Third, in applications the goal is often to find geometric reasons why the index of an operator is $0$, and sometimes you can do this even if you don't know exactly what the integrand looks like. This sometimes happens in Seiberg-Witten theory, for instance, where the index of the Dirac operator tells you the dimension of a certain moduli space and thus you're pretty happy if it happens to be $0$.

Finally, I would argue that the actual cohomological formula for the index is sort of beside the point. The index theorem should really be viewed as a version of Poincare duality in K-theory, and all those messy characteristic classes are the price we pay for trying to stuff the theorem into ordinary cohomology. Working with index invariants at the level of K-theory is usually much easier and you can pick up on much more refined index invariants that don't necessarily have a local formula (such as the Clifford index in real K-theory).

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@Paul Siegel: May I ask why we do not want to care about boundaries? After all pseduo-differential operators, etc is devised precisely to tackle the singularity we have in analysis. I feel if this is only we can do then I would have hugely disappointed. –  Bombyx mori Apr 22 '13 at 0:58
    
I certainly would not say that we don't want to care about boundaries - I'm personally very interested in the theory of eta invariants! It's just that index theory over manifolds with boundary and manifolds with singularities is much harder and more subtle, and it's better to get comfortable with closed manifolds first. In particular, there can't really be a K-theoretic formulation of the index theorem for manifolds with boundary because K-theory is homotopy invariant whereas the eta invariant is not. –  Paul Siegel Apr 22 '13 at 1:35
    
@Paul Siegel: I see. I guess I have to ask my professor about eta invariant in detail. I heard of it before but did not know it. –  Bombyx mori Apr 22 '13 at 3:29
    
If your main interest is in index theory on manifolds with boundary and manifolds with singularities, you should make sure to study the heat equation proof of the index theorem. The index formula arises by explicitly calculating coefficients in an asymptotic expansion of the heat kernel of the Dirac operator, and the same method can be made to work on manifolds with boundary (this is how the eta invariant most naturally appears). –  Paul Siegel Apr 22 '13 at 4:26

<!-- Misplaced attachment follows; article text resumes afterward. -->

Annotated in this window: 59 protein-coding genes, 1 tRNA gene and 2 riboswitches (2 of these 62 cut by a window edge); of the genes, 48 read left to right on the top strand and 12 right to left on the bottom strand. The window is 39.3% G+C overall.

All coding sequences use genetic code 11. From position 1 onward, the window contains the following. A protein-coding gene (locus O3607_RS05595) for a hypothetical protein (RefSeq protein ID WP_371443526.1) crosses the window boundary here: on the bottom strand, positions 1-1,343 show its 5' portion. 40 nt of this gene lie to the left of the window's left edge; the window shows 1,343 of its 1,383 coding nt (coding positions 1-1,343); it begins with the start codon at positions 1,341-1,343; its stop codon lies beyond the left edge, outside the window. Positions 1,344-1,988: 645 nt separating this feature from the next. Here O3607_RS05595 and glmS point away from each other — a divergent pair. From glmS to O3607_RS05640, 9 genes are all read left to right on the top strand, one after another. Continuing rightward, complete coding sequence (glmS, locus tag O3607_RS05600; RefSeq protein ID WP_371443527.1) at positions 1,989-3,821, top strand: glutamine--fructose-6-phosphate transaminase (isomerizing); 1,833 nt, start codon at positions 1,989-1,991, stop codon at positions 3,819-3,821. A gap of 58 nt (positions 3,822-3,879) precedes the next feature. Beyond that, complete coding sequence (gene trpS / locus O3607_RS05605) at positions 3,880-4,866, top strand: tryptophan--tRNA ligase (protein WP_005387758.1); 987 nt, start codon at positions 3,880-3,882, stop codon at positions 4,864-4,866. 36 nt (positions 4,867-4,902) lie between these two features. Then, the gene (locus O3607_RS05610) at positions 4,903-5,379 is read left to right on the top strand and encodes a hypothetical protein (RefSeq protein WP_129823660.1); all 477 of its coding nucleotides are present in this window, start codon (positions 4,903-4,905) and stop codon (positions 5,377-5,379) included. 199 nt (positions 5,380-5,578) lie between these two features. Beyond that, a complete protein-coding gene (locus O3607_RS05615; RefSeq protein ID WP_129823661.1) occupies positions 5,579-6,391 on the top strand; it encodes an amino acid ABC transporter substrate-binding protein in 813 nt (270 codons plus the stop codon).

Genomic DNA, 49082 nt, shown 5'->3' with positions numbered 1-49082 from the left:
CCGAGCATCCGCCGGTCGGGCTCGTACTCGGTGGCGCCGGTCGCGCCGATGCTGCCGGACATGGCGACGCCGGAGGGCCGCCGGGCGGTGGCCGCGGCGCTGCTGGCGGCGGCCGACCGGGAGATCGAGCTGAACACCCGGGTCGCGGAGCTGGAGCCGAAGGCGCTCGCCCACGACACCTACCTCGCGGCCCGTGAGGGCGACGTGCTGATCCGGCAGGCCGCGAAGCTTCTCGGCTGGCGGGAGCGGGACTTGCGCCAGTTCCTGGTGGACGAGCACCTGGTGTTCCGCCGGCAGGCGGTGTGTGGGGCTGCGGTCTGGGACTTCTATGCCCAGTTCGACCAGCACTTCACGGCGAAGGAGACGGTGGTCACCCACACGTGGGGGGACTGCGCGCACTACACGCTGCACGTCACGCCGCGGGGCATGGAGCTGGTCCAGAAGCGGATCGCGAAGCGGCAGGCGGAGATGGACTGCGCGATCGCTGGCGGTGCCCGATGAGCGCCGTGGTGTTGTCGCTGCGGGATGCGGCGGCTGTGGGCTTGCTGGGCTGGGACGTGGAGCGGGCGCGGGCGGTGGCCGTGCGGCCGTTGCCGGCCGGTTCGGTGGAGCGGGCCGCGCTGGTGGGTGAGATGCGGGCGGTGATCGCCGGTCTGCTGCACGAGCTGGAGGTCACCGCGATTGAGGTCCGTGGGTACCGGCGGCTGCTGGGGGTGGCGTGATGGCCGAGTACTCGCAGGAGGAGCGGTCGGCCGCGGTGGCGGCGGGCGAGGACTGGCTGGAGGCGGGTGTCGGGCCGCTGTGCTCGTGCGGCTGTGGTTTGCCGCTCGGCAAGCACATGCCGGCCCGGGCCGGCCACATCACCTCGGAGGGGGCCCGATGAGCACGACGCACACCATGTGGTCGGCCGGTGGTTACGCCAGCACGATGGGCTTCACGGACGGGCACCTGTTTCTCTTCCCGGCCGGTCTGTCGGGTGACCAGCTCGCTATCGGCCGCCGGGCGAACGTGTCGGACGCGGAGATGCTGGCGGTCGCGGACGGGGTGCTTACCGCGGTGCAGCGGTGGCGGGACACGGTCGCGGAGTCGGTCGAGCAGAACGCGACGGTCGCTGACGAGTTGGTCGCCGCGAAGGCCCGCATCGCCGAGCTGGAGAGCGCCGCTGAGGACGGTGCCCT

@Paul Siegel: I see. This is the track I am following in the class. We are computing the $t^{1/2}$ term in the heat kernel expansion. I cannot really follow the proof as the formula looks extremely complicated and unintuitive, which partly what motivates the question. –  Bombyx mori Apr 22 '13 at 7:27

''If we give certain boundary conditions on the domain (for example, the unit circle with a point removed, a triangle, a square, etc), can we extend the K-theory proof to this case?''

At least not in general. The first problem is to formulate the appropriate boundary value problem to have the Fredholm property, which is already a highly nontrivial task, especially if you wish to consider pseudodifferential operators. First, you would like to consider a local boundary condition, i.e. one of the form $P(s|_{\partial W})=0$, where $P$ is a vector bundle map. There is an early paper by Atiyah and Bott on an extension of the $K$-theoretic index formula for differential operators with such local boundary conditions. It turns out that there is a topological obstruction to the existence of a (local) boundary condition. For geometrically interesting operators as the signature and the Atiyah-Singer-Dirac operator, this obstruction is nonzero, and so a more sophisticated type of boundary conditions is required. The index theorem for operators with these boundary conditions was proven by Atiyah-Patodi-Singer in a sequence of three magnificient papers. The theorem is in terms of cohomology; and there is no formulation in terms of $K$-theory alone (at least not without Kasparov theory). I recommend you to ignore manifolds with boundary for the time being, and also all questions of singularities etc.